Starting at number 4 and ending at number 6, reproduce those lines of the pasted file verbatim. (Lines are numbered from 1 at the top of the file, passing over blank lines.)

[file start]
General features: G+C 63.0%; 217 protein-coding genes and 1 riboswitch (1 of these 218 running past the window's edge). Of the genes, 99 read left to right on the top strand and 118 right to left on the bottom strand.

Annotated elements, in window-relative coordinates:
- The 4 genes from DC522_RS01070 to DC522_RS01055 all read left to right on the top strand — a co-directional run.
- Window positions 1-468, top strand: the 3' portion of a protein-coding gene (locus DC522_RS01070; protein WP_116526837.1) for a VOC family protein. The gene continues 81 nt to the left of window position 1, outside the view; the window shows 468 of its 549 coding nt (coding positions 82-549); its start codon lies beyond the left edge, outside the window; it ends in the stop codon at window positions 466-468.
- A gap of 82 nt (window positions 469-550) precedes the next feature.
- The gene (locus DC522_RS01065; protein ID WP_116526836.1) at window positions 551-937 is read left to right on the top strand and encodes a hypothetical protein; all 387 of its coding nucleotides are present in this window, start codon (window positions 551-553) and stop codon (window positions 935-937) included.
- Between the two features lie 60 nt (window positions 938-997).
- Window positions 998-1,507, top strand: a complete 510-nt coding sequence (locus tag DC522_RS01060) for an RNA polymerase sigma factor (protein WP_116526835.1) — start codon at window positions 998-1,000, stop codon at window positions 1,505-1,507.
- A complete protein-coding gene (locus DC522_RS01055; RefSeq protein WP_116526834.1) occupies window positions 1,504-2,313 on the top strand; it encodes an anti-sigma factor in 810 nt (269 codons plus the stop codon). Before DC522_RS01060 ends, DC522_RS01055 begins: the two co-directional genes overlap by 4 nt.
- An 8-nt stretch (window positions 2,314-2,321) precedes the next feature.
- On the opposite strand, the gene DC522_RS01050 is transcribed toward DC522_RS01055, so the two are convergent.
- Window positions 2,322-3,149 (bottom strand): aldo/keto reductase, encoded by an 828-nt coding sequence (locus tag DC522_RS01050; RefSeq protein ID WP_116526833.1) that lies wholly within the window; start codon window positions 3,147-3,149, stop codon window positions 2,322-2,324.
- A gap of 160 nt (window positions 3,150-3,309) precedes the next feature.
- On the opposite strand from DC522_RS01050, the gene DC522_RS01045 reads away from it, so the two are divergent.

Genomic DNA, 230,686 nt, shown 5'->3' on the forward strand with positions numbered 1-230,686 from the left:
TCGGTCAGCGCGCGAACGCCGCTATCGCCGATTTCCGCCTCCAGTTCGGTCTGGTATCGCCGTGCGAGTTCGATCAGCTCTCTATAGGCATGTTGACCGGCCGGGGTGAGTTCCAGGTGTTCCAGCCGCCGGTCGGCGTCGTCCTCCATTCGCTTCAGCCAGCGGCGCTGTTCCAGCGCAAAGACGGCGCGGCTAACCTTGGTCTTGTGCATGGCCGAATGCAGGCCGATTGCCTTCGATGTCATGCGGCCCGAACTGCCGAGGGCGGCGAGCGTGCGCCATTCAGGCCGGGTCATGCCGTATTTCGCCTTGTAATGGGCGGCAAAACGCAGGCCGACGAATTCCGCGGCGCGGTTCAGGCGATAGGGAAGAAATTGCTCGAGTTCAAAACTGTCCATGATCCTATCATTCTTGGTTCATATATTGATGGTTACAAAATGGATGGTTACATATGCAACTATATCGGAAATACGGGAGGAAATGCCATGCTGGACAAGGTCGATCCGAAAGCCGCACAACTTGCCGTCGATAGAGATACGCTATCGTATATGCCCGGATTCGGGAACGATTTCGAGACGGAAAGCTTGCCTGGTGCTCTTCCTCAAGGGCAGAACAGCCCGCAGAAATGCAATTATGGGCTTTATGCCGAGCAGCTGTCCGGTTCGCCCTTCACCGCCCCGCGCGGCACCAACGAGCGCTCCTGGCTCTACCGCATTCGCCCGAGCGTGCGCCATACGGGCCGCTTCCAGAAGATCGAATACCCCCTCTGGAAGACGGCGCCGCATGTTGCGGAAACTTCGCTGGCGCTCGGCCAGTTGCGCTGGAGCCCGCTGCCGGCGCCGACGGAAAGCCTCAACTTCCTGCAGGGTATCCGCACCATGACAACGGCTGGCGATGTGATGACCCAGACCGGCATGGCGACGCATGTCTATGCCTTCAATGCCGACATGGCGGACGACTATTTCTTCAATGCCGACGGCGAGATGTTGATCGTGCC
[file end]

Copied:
- Window positions 1-468, top strand: the 3' portion of a protein-coding gene (locus DC522_RS01070; protein WP_116526837.1) for a VOC family protein. The gene continues 81 nt to the left of window position 1, outside the view; the window shows 468 of its 549 coding nt (coding positions 82-549); its start codon lies beyond the left edge, outside the window; it ends in the stop codon at window positions 466-468.
- A gap of 82 nt (window positions 469-550) precedes the next feature.
- The gene (locus DC522_RS01065; protein ID WP_116526836.1) at window positions 551-937 is read left to right on the top strand and encodes a hypothetical protein; all 387 of its coding nucleotides are present in this window, start codon (window positions 551-553) and stop codon (window positions 935-937) included.